Greek 19 & 20 are 2nd and 1st century respectively papyri fragments which had been rendered illegible by surface salt ‘bloom’. The items were required for study by Dr Roberta Mazza, Lecturer in Ancient History in The School of Arts Histories and Cultures. Roberta asked us what could be done to enable study of the pieces (Greek 20 is in 3 parts).
Advice about the reasons behind the salt bloom and apparent high moisture content (moisture droplets were visible on the inside of the glass) was sought from Bridget Leach papyrus conservator at the British Museum.
After consultation a treatment plan was proposed by Collection Care to re-house the fragments.
Prior to the re-housing work taking place, the Imaging Team were approached to see if they could capture images of the moisture and also to see if there was any way the text could be made more legible using digital technology.
The papyri fragments were digitised using the IQ180 and 120mm macro lens to obtain the highest quality images. Using careful focus control, it was possible to clearly see the water droplets as soon as the images appeared on the computer screen. We experimented with the levels and contrast settings and were able to very quickly render the text legible (however it must be noted that these adjustments produce inaccurate colour information).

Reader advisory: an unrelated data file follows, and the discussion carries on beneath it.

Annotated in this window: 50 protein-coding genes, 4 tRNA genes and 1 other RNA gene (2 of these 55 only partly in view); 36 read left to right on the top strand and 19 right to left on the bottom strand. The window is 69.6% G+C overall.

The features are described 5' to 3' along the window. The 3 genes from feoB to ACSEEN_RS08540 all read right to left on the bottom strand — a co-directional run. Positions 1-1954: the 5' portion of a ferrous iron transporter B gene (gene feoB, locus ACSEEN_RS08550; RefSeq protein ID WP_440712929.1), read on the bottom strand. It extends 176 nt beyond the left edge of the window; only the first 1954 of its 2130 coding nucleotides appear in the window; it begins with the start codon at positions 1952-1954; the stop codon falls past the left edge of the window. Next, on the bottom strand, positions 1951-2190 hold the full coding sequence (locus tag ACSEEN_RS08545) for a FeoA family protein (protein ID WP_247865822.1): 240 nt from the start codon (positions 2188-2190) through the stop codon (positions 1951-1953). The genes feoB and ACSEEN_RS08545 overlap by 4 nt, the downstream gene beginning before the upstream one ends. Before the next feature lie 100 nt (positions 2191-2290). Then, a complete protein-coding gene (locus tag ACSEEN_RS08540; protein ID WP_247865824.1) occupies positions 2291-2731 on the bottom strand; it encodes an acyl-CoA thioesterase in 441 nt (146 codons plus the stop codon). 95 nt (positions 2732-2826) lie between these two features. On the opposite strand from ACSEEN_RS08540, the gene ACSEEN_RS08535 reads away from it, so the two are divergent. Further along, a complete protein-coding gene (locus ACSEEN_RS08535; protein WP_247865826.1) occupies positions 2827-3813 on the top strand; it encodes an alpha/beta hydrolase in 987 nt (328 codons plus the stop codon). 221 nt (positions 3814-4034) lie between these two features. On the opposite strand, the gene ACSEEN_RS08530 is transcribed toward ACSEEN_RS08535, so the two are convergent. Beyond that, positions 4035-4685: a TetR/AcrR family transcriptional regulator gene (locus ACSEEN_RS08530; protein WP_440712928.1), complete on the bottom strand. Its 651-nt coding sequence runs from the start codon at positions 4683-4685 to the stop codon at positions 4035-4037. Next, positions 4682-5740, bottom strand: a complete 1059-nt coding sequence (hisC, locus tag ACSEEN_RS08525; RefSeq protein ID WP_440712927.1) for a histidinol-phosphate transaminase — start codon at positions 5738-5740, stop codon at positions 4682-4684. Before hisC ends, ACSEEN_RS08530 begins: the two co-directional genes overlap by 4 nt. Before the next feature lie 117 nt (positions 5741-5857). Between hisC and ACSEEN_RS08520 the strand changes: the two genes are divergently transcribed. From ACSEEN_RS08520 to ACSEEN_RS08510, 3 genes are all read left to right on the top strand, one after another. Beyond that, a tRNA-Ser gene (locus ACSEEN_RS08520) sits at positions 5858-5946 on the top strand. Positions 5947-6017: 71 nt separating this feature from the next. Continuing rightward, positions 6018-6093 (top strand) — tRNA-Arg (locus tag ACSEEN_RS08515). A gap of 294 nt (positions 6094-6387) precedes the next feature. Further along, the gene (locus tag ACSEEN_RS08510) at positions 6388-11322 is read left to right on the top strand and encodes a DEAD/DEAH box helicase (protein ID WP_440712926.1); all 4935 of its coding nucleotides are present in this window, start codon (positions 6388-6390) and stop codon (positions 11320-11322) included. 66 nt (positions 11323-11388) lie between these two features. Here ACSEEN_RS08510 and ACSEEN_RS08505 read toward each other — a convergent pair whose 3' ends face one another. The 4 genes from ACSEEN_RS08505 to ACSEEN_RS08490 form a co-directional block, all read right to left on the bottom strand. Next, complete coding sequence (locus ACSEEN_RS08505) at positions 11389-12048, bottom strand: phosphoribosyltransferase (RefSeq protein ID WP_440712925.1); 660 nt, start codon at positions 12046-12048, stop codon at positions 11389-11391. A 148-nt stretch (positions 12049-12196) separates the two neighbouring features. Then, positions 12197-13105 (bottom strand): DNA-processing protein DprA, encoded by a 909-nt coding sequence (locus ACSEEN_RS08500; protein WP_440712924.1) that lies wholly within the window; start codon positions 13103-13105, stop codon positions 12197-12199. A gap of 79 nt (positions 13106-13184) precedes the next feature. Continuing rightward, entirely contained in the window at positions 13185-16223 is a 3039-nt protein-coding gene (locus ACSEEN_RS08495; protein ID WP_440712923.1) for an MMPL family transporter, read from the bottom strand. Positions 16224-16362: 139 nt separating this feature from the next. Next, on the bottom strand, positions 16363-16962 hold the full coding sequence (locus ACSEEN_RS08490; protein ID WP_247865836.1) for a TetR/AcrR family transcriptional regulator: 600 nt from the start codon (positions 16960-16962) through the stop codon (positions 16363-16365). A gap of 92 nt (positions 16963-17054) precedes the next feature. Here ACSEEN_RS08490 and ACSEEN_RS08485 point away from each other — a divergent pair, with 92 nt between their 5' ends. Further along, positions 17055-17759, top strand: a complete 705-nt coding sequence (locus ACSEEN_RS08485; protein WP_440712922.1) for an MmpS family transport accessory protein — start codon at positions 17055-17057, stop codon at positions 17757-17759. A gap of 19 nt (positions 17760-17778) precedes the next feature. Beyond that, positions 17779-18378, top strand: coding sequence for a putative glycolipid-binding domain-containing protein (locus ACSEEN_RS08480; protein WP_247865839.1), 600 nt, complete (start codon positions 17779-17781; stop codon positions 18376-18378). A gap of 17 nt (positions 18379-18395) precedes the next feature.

The papyri were successfully re-housed using techniques used during a separate Arabic papyrus re-housing project.
When the two sheets of old glass were carefully separated the salt bloom remained on the surface of the glass. Samples of the bloom have been taken which will be sent for scientific analysis. We expect it to be sodium chloride. We suspect the high moisture content in the original glazing was probably due to “wet” paste used to adhere the leather strips which were used to seal the edges of the glass.
The fragments were then placed onto a sheet of UV filtered conservation grade glass, the edges of which are lined with 10mm wide acid-free paper of similar thickness to the fragments. This will ensure the glass is not pressing directly onto the fragments.
2mm wide strips of Japanese tissue are used to ‘tag’ the fragments onto the glass using a reversible adhesive.
The sandwich is then sealed around the edges using Tyvek tape and new identifying labels are adhered to the outside of the glass.